Organizational Development Trends 2014
Organizational development is a hot area in 2014. After the turmoil of recent years, global organizations have already transitioned out of the recession to quickly respond to vertical growth. Gone are the days of hesitation, now organizational development investment is front and center. Caution has been replaced with accelerated action related to organizational development trends.
Companies are realizing that today’s workforce has changed. The 21-century millennial workforce represents new challenges, more flexibility, higher demands coupled with the lack of specialists and highly skilled workers. This means that trends in organizational development are changing to align with the challenges of the 21-century millennial workforce and today and tomorrow’s business needs.
The 21st-century millennial workforce is compromised of tech-savvy, flexibility demanding, highly collaborative and engaged talent. Passion and purpose drive the 21-century millennial, they are not comfortable with the status quo. Millennials are a major force—but so are older workers, who remain engaged and valuable contributors. Companies are now face with adding new and innovative organizational development capabilities to share knowledge, improve corporate learning and education capabilities and connect with talent.
Recent organizational development surveys conduct in early 2014, with HR, OD and business leaders around the world identify a number of common themes and initiative trends. The research identified the following critical trends organised into three broad areas that are helping drive the human capital agenda for the coming year:
Develop and engage
Broaden professional development at all levels, build workforce mastery by putting the employees in charge of fixing performance failures.
◾Identify capabilities, today and tomorrow. Define competency and proficiency for all positions in the organization, from novice to mastery.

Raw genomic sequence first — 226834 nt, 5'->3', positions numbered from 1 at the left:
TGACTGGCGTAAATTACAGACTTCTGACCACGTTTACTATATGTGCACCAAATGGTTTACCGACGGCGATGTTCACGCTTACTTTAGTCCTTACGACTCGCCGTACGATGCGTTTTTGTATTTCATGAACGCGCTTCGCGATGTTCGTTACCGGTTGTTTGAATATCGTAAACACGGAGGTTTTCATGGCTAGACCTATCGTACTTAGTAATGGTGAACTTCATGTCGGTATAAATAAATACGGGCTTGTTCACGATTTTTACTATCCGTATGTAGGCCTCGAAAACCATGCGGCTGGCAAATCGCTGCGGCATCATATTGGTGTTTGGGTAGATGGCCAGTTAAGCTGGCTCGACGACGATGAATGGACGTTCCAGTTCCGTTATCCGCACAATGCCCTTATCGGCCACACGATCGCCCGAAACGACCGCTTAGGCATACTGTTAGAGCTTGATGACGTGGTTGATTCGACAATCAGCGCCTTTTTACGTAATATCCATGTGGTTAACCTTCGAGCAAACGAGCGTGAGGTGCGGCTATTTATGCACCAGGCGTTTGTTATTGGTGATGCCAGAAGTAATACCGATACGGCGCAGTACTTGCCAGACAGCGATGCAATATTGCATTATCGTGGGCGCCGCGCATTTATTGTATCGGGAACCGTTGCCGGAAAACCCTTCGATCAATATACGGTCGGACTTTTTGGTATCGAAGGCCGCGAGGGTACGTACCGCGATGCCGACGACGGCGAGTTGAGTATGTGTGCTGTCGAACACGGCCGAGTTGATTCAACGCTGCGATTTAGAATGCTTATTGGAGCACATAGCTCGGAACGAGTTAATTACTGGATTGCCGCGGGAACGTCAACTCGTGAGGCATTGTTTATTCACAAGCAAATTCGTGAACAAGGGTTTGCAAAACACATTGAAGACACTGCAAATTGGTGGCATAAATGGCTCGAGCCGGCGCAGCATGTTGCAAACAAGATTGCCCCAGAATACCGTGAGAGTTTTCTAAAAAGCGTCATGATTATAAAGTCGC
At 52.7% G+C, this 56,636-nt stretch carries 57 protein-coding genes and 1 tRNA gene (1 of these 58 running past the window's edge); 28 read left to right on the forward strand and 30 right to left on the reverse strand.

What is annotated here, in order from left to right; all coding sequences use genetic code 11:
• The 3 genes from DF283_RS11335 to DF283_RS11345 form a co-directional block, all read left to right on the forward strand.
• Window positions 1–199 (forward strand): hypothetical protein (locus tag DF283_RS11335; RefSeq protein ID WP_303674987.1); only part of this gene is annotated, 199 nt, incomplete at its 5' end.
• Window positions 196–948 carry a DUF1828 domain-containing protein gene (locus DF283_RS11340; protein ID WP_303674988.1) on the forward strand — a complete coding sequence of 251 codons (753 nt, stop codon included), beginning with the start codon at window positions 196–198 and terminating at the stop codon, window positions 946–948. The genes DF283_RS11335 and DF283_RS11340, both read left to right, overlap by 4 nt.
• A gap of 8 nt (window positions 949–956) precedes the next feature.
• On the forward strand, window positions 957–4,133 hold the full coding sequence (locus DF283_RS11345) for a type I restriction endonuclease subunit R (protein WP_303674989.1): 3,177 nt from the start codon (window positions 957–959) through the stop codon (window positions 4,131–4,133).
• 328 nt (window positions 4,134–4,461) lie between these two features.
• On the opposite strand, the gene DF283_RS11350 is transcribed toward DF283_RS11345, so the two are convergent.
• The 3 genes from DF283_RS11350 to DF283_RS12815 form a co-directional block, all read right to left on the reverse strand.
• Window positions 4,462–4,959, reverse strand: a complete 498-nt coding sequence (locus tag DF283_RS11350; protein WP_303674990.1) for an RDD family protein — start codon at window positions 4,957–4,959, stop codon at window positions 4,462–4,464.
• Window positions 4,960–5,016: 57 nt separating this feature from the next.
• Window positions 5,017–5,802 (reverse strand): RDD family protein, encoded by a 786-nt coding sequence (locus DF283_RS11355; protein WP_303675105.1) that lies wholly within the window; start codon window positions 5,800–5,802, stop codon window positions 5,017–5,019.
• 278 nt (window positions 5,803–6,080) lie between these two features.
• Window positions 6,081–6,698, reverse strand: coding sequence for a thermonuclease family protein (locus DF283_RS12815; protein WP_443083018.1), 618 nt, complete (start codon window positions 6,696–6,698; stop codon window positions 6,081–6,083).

◾Learning revolution. Share company knowledge and know-how to increase business performance as core value
◾Listen and evolve from workforce feedback. Engagement is a two-way street and organizations must commit to “best today”, “better tomorrow”.
Leadership and succession
Leadership development must begin day one, mentoring and coaching of new individuals joining organizations must be given priority. Investment in professional development of existing incumbents must be a focus for organizational development efforts.
◾Establishing a leadership profile for all functions of the organization. Behaviors, habits and skills must be clear and understood
◾Coaching development for leaders, focused on developing inspirational leaders
◾Rethink performance management, the days of annual ranking based upon gut feel are over
◾Succession planning with career development plans, ensuring leaders are shaped to lead the future
Attract and retain
Accessing, attracting and recruiting new talent means reinventing the process. Passion, inclusion and diversity must be the new business strategy, and help existing employees cope with the transition and distractions.
◾Purpose and passion, modeled by leaders, see in the fabric of the culture
◾Beyond “like”, new arsenal in the fight for talent
◾Inclusion and diversity: unlocking the enduring impact of challenge and debate as a business strategy
◾Simplifying complexity in the workplace, eliminating distractions
Transform Organizational Development
New skills and tools for the Human Resources organization. Human Resources as a competitive advantage, enabling HR partners expanding their role as leadership advisors.
◾Big data talent analytics, unlocking the impact of applying data to human performance
◾Transform HR into trusted advisors.
◾HR tools 10.0, leverage cutting edge tools to integrate the business with talent and organizational development